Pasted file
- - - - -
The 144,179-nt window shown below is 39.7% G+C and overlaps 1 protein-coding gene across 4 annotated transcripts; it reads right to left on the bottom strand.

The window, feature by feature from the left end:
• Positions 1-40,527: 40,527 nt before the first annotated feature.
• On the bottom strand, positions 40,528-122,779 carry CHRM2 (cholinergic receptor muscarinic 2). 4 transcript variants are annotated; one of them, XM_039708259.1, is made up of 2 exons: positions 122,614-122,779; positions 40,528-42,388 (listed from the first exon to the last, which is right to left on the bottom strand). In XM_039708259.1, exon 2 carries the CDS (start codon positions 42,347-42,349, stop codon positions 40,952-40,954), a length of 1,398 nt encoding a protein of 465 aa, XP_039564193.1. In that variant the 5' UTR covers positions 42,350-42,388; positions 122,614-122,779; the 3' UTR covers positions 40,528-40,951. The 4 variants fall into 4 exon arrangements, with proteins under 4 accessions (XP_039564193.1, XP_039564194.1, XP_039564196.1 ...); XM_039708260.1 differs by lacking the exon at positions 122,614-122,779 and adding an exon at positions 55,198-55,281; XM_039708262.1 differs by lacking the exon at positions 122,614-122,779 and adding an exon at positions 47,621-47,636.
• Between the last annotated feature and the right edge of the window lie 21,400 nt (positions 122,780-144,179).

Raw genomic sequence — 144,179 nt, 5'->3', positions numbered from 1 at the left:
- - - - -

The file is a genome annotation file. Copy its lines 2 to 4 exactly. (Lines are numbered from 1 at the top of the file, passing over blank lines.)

The window, feature by feature from the left end:
• Positions 1-40,527: 40,527 nt before the first annotated feature.
• On the bottom strand, positions 40,528-122,779 carry CHRM2 (cholinergic receptor muscarinic 2). 4 transcript variants are annotated; one of them, XM_039708259.1, is made up of 2 exons: positions 122,614-122,779; positions 40,528-42,388 (listed from the first exon to the last, which is right to left on the bottom strand). In XM_039708259.1, exon 2 carries the CDS (start codon positions 42,347-42,349, stop codon positions 40,952-40,954), a length of 1,398 nt encoding a protein of 465 aa, XP_039564193.1. In that variant the 5' UTR covers positions 42,350-42,388; positions 122,614-122,779; the 3' UTR covers positions 40,528-40,951. The 4 variants fall into 4 exon arrangements, with proteins under 4 accessions (XP_039564193.1, XP_039564194.1, XP_039564196.1 ...); XM_039708260.1 differs by lacking the exon at positions 122,614-122,779 and adding an exon at positions 55,198-55,281; XM_039708262.1 differs by lacking the exon at positions 122,614-122,779 and adding an exon at positions 47,621-47,636.